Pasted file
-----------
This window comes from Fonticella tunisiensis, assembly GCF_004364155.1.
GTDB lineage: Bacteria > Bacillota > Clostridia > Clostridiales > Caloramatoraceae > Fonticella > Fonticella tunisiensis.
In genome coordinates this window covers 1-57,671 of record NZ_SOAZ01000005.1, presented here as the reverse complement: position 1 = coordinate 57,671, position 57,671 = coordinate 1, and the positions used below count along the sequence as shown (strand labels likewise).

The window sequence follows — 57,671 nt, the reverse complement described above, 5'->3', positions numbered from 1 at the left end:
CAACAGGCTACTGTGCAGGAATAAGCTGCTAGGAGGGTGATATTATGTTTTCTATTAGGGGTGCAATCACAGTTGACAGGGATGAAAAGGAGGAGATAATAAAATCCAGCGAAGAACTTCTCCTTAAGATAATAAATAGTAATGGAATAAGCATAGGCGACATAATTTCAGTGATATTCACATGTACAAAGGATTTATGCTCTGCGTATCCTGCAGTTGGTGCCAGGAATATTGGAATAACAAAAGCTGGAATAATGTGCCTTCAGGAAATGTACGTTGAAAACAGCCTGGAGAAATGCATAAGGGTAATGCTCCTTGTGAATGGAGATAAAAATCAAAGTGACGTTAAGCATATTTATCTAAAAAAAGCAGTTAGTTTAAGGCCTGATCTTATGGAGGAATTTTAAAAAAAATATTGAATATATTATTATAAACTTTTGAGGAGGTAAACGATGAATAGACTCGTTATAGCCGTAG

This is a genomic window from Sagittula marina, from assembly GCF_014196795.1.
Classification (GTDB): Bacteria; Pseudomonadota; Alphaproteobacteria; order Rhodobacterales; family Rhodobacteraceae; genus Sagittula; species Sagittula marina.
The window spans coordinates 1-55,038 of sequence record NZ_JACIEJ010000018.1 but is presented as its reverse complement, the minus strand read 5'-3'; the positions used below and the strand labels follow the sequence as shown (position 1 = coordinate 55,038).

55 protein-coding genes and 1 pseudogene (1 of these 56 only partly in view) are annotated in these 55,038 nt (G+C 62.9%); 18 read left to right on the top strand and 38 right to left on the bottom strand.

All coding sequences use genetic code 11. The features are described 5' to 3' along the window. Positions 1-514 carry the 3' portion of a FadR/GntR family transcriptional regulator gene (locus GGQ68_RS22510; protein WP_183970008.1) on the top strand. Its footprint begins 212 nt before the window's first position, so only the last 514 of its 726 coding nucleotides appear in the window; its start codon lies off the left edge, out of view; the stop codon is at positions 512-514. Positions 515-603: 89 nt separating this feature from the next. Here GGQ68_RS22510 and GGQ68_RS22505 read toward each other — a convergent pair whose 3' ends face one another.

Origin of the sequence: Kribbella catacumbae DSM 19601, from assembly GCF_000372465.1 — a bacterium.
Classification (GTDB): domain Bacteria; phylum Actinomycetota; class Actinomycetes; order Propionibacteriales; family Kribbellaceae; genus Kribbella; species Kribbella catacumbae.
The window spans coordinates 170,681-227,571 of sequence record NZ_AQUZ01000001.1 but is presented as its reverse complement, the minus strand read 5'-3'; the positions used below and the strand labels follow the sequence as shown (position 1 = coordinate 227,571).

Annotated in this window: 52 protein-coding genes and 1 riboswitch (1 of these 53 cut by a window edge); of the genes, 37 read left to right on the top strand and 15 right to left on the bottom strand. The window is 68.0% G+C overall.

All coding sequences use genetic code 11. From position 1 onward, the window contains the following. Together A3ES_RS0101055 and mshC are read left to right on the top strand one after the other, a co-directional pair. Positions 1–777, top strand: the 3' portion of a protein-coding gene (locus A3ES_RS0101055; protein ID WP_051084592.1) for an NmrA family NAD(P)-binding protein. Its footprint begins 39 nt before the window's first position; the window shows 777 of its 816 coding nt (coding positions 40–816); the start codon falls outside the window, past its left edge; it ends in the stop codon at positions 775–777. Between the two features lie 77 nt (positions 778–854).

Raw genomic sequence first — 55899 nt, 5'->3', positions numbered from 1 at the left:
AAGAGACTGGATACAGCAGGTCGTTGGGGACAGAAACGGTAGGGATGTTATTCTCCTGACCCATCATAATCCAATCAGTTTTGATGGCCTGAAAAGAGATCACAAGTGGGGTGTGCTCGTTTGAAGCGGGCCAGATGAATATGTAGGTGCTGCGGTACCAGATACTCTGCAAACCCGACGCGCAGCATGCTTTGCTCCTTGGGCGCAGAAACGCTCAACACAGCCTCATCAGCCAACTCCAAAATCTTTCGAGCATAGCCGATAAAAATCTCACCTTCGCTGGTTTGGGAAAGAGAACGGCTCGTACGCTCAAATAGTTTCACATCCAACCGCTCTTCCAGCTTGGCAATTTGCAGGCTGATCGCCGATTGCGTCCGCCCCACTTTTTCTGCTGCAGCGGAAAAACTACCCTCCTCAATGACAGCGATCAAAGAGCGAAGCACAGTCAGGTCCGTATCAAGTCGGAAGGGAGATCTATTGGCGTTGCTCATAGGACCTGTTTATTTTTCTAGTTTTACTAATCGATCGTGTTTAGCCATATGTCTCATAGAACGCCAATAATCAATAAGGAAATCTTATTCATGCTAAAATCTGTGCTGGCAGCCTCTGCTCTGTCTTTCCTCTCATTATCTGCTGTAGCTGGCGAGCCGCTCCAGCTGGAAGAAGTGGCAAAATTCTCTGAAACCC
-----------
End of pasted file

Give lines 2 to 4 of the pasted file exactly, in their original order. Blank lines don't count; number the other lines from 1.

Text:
GTDB lineage: Bacteria > Bacillota > Clostridia > Clostridiales > Caloramatoraceae > Fonticella > Fonticella tunisiensis.
In genome coordinates this window covers 1-57,671 of record NZ_SOAZ01000005.1, presented here as the reverse complement: position 1 = coordinate 57,671, position 57,671 = coordinate 1, and the positions used below count along the sequence as shown (strand labels likewise).

The window sequence follows — 57,671 nt, the reverse complement described above, 5'->3', positions numbered from 1 at the left end: